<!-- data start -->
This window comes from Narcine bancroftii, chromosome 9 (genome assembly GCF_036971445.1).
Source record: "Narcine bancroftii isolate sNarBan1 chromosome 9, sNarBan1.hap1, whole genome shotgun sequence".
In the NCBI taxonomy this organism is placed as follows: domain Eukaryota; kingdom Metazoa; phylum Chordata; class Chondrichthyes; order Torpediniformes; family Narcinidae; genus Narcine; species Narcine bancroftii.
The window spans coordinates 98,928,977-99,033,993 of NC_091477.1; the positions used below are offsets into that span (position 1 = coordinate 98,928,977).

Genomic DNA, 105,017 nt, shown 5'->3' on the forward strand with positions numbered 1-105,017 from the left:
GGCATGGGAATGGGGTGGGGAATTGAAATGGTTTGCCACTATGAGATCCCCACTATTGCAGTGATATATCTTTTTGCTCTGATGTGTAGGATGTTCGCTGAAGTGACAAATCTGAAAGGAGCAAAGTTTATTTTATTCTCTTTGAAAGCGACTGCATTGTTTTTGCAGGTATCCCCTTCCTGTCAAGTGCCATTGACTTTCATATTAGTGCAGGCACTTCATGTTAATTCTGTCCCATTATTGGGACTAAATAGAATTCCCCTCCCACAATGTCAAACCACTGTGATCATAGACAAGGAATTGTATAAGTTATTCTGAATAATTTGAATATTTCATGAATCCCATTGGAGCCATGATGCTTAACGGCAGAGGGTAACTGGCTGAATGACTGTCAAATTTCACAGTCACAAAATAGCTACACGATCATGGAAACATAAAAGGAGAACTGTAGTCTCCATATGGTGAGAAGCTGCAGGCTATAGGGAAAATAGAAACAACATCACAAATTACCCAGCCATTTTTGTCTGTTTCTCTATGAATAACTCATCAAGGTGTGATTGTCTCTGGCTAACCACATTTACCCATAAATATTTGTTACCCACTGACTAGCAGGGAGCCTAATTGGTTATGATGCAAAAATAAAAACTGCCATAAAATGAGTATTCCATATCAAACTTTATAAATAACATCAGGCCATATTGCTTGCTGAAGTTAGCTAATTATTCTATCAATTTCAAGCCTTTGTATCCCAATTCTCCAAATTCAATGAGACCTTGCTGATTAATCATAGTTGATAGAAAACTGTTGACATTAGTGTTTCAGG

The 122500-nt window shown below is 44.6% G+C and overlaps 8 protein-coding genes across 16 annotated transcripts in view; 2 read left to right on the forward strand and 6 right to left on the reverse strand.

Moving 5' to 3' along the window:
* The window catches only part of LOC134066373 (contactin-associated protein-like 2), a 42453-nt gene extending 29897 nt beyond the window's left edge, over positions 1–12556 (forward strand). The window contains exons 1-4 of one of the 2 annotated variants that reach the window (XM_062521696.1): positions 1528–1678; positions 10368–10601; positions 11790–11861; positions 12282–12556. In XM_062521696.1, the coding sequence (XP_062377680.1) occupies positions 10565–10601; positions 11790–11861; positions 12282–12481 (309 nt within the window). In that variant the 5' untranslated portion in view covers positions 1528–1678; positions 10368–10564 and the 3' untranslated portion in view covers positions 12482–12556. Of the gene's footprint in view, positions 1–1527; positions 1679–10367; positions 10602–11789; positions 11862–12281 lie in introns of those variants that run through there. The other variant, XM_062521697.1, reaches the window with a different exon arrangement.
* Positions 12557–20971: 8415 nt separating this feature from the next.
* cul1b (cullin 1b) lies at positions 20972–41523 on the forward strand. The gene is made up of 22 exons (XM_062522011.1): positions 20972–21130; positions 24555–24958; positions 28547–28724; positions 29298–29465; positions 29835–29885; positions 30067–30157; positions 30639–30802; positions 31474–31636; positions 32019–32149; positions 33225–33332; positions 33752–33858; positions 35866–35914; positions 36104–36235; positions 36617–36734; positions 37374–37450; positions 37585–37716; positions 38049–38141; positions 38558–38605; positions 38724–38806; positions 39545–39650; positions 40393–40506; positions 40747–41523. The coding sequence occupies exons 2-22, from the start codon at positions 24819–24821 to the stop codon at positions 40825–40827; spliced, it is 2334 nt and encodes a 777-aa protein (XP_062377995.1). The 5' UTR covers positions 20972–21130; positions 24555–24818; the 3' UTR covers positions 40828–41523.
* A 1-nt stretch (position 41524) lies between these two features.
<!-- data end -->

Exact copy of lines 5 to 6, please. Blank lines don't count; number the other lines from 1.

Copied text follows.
Genomic DNA, 105,017 nt, shown 5'->3' on the forward strand with positions numbered 1-105,017 from the left:
GGCATGGGAATGGGGTGGGGAATTGAAATGGTTTGCCACTATGAGATCCCCACTATTGCAGTGATATATCTTTTTGCTCTGATGTGTAGGATGTTCGCTGAAGTGACAAATCTGAAAGGAGCAAAGTTTATTTTATTCTCTTTGAAAGCGACTGCATTGTTTTTGCAGGTATCCCCTTCCTGTCAAGTGCCATTGACTTTCATATTAGTGCAGGCACTTCATGTTAATTCTGTCCCATTATTGGGACTAAATAGAATTCCCCTCCCACAATGTCAAACCACTGTGATCATAGACAAGGAATTGTATAAGTTATTCTGAATAATTTGAATATTTCATGAATCCCATTGGAGCCATGATGCTTAACGGCAGAGGGTAACTGGCTGAATGACTGTCAAATTTCACAGTCACAAAATAGCTACACGATCATGGAAACATAAAAGGAGAACTGTAGTCTCCATATGGTGAGAAGCTGCAGGCTATAGGGAAAATAGAAACAACATCACAAATTACCCAGCCATTTTTGTCTGTTTCTCTATGAATAACTCATCAAGGTGTGATTGTCTCTGGCTAACCACATTTACCCATAAATATTTGTTACCCACTGACTAGCAGGGAGCCTAATTGGTTATGATGCAAAAATAAAAACTGCCATAAAATGAGTATTCCATATCAAACTTTATAAATAACATCAGGCCATATTGCTTGCTGAAGTTAGCTAATTATTCTATCAATTTCAAGCCTTTGTATCCCAATTCTCCAAATTCAATGAGACCTTGCTGATTAATCATAGTTGATAGAAAACTGTTGACATTAGTGTTTCAGG